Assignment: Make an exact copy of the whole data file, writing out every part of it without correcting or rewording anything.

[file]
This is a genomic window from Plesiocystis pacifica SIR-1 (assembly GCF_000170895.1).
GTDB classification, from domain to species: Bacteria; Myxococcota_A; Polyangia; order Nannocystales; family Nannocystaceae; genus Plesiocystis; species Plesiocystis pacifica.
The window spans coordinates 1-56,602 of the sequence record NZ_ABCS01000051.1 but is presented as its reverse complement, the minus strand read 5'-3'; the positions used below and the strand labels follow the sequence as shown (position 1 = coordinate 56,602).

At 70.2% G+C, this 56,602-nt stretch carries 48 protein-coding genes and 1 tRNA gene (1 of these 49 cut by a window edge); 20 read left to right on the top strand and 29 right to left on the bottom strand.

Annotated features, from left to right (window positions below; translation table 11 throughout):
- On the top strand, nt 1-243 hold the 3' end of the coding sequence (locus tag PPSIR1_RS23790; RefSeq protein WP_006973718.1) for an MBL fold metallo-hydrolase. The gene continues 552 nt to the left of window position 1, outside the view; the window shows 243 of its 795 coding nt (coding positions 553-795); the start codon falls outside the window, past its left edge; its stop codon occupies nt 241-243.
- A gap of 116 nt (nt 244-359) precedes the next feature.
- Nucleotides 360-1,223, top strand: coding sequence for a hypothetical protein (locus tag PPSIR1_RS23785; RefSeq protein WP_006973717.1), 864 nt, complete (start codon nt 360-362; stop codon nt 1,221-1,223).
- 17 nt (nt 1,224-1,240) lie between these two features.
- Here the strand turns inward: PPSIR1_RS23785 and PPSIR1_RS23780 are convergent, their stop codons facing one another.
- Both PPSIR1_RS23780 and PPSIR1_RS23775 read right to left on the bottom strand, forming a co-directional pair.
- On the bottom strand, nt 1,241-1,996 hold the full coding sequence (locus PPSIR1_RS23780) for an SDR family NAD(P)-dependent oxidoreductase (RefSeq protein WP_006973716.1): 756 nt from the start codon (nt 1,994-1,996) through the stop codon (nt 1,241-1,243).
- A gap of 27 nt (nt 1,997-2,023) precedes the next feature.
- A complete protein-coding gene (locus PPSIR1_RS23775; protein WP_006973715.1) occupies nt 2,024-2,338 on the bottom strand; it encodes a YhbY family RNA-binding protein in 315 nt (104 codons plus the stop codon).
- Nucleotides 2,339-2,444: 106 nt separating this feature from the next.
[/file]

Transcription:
This is a genomic window from Plesiocystis pacifica SIR-1 (assembly GCF_000170895.1).
GTDB classification, from domain to species: Bacteria; Myxococcota_A; Polyangia; order Nannocystales; family Nannocystaceae; genus Plesiocystis; species Plesiocystis pacifica.
The window spans coordinates 1-56,602 of the sequence record NZ_ABCS01000051.1 but is presented as its reverse complement, the minus strand read 5'-3'; the positions used below and the strand labels follow the sequence as shown (position 1 = coordinate 56,602).

At 70.2% G+C, this 56,602-nt stretch carries 48 protein-coding genes and 1 tRNA gene (1 of these 49 cut by a window edge); 20 read left to right on the top strand and 29 right to left on the bottom strand.

Annotated features, from left to right (window positions below; translation table 11 throughout):
- On the top strand, nt 1-243 hold the 3' end of the coding sequence (locus tag PPSIR1_RS23790; RefSeq protein WP_006973718.1) for an MBL fold metallo-hydrolase. The gene continues 552 nt to the left of window position 1, outside the view; the window shows 243 of its 795 coding nt (coding positions 553-795); the start codon falls outside the window, past its left edge; its stop codon occupies nt 241-243.
- A gap of 116 nt (nt 244-359) precedes the next feature.
- Nucleotides 360-1,223, top strand: coding sequence for a hypothetical protein (locus tag PPSIR1_RS23785; RefSeq protein WP_006973717.1), 864 nt, complete (start codon nt 360-362; stop codon nt 1,221-1,223).
- 17 nt (nt 1,224-1,240) lie between these two features.
- Here the strand turns inward: PPSIR1_RS23785 and PPSIR1_RS23780 are convergent, their stop codons facing one another.
- Both PPSIR1_RS23780 and PPSIR1_RS23775 read right to left on the bottom strand, forming a co-directional pair.
- On the bottom strand, nt 1,241-1,996 hold the full coding sequence (locus PPSIR1_RS23780) for an SDR family NAD(P)-dependent oxidoreductase (RefSeq protein WP_006973716.1): 756 nt from the start codon (nt 1,994-1,996) through the stop codon (nt 1,241-1,243).
- A gap of 27 nt (nt 1,997-2,023) precedes the next feature.
- A complete protein-coding gene (locus PPSIR1_RS23775; protein WP_006973715.1) occupies nt 2,024-2,338 on the bottom strand; it encodes a YhbY family RNA-binding protein in 315 nt (104 codons plus the stop codon).
- Nucleotides 2,339-2,444: 106 nt separating this feature from the next.